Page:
**please note I am not a doctor or a nutritionist, I’m just a regular chick with a lot of experience trying out new diets**
I’ve tried all the diets, and while at this point I think I have it all figured out (I’m almost 30 so clearly there’s nothing left to figure out), I still find it fun to test out new ones. I necessarily don’t think that diets are the end all, be all answer to maintaining a healthy lifestyle, but I do encourage everyone to try out new things with their diet to find out what actually works specifically for them. Nutrition is by no means an exact science, so experimenting is a great way to learn about what works best for your own body.
My Own Experience with Diets/Challenges
The most recent diet challenge that I did was the Tim Ferris Geek to Freak Challenge, some of the major things that I learned were that beans/legumes are super filling (and sciences says they are more satisfying), and once my body adjusted to eating them more often I felt fuller longer, and way lighter than after eating a bowl of pasta. I also learned that they tend to be way easier to prepare for a meal than most side dishes, seriously just pop a can and heat, maybe add some oil and herbs, so easy!
Vegan Before 6 is a diet (more a lifestyle) that was introduced by Mark Bittman. I took on my own version of this diet a couple years ago, and it has been something that has stuck with me. Over time I have tried the actual vegan before 6 diet with varying results, I find it’s a lot easier to do this in the summer since cheese is my winter love.
For years I adhered to the clean eating/bodybuilding style of dieting with one cheat meal a week, and I loved it (for a while). It was a great diet for my poor, culinary inexperienced college self. Simple meals, with only a handful of staples (brown rice, tuna, chicken, frozen vegetables and the occasional fruit) were just what I needed. I was lifting heavy and looking ripped. The problem came whenever I did anything slightly different, such as visit my parents for the weekend, any tiny amount of butter, or serving of pasta set my stomach into knots. It was not a lifestyle that was easily maintained and I was worried about future damage with such a strict diet. Variety my friends is the spice of life.
Other diets I’ve tried: Paleo, fruitarian, low-carb, Mediterranean, juice cleanses, fasting, Atkins, and I’m sure that I’m missing some.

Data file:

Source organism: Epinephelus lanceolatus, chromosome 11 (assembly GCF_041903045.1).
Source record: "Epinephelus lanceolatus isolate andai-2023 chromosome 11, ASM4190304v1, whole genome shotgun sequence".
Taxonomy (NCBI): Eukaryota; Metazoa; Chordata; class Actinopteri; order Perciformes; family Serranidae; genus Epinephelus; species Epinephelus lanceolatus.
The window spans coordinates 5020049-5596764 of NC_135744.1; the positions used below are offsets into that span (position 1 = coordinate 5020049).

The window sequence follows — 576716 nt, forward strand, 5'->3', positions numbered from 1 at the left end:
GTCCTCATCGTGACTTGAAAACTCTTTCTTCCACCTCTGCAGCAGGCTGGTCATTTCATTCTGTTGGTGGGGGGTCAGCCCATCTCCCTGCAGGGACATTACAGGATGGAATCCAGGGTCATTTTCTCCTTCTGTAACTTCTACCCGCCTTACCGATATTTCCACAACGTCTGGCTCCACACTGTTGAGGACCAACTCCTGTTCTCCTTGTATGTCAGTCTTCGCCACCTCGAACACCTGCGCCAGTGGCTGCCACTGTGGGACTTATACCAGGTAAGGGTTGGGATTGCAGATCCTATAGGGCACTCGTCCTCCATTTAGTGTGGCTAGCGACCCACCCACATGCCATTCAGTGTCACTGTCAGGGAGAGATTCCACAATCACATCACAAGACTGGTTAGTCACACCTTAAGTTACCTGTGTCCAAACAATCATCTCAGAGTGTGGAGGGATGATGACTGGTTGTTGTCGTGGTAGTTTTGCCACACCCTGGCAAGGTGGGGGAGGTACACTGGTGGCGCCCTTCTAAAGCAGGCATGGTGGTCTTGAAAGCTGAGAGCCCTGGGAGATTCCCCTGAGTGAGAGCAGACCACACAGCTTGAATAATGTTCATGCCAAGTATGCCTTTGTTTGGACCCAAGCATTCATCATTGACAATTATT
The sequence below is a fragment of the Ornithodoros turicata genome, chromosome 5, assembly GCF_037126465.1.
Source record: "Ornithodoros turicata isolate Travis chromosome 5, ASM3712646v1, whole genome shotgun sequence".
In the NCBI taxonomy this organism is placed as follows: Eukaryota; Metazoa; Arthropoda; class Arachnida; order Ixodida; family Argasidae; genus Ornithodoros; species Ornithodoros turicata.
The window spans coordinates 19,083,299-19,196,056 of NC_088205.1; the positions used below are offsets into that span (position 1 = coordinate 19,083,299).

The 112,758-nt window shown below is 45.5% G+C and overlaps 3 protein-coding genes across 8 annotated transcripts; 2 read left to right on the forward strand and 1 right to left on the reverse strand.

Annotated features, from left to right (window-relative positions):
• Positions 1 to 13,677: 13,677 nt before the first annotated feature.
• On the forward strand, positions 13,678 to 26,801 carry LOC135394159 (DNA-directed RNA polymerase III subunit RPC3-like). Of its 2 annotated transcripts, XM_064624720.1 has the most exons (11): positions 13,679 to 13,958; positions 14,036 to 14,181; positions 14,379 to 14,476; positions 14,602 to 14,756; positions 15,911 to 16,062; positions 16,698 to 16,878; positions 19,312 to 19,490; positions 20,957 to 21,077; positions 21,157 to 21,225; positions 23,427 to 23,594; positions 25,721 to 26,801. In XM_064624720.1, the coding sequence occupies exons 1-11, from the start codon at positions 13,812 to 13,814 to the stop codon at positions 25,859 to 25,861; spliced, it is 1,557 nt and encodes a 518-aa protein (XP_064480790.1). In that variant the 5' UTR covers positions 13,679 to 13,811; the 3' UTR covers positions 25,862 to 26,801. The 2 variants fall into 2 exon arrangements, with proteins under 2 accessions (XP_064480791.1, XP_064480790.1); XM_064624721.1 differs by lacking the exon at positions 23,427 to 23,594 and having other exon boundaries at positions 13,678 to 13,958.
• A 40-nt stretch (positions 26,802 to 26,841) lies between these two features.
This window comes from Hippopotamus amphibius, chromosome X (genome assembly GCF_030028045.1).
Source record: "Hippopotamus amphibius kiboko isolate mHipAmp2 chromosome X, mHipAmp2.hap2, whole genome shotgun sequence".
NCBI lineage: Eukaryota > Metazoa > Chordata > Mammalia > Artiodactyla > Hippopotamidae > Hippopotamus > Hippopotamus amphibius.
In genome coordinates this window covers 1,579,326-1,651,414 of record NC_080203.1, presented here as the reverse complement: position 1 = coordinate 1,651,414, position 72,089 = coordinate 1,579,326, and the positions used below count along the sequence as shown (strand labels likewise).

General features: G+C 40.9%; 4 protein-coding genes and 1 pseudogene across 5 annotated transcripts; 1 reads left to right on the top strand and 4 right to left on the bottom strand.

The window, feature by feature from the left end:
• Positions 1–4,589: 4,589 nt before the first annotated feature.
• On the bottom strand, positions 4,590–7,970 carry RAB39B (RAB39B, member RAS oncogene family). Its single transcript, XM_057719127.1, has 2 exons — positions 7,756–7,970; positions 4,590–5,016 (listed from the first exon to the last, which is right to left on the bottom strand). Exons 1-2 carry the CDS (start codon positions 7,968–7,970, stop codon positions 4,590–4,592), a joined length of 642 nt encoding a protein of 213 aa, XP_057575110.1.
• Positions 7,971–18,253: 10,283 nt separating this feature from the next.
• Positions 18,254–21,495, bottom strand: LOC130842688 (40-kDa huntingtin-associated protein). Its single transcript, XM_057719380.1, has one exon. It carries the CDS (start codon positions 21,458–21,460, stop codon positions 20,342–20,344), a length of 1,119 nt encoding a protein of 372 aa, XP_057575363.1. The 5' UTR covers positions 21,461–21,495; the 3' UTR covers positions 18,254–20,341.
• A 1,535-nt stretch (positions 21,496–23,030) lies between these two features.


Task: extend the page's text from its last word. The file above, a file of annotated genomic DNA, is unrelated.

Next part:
Tips for Starting a New Diet
- Be definite about your goal – If your goal is to lose weight try to come up with a reasonable weightless goal (a pound a week is usually a good standard). For goals that are more abstract, such as eating healthier try to come up with something smaller that you can focus on, such as “I want to reduce my cholesterol”.
- Remember that diets are not meant to last forever – pick a start and end time that gives you a goal to work toward.
- Use non-food related rewards – no sense undoing all the work that you did by eating an entire chocolate cake for a reward.
- Write everything down – I find that I am most successful with a new diet when I write down everything, what I eat and how much, how I feel 10, 30 and 60 minutes after and what my workouts are. Seriously go back to 5th-grade science class and dust off your scientific method, it will be worth it.
- Too Much Restriction – Many diets focus on restriction, which usually means that you could be missing a major food group. This can be a problem for some who follow diets very strictly for a long time or have underlying health deficiencies. For example, many high fat and protein diets avoid fruits and some vegetables, which can in some cases lead to scurvy. Similarly, with fat eliminations diets, your body needs dietary fats for brain function and hormone production. If you are worried about this look into supplements or add a cheat meal with the “stuff” that you suspect you might be missing.
- Remember to cheat – it’s hard to stick to a diet for even a couple weeks, so give yourself some room to have a cheat meal once in a while. You’ll have a better shot of actually completing the diet.
- Write down what you learned. – In addition to daily logs, an overall reflection of how the diet served you is a great way to learn. Did you lose weight? Did you feel better without dairy in your diet? Were you hungry all the time, or bloated all the time? These kinds of reflections can help you hone in on a way of eating that is best suited for you for the long term, when the diets over.
- Find a Mantra – sometimes a goal isn’t enough I find that during an especially challenging day when all I want is a chocolate milkshake that doing something good for me will make me feel good (do good to feel good).
Again I’m not a diet professional but I really think that all these tips will be a great help to other who are struggling to figure out what works for them. I want to re-iterate that dieting is not an answer to long term health, but experimenting with diets can help you reach a lifestyle that is the answer.
Do you have any other tips or things you think I missed? I would really love to keep the conversation going.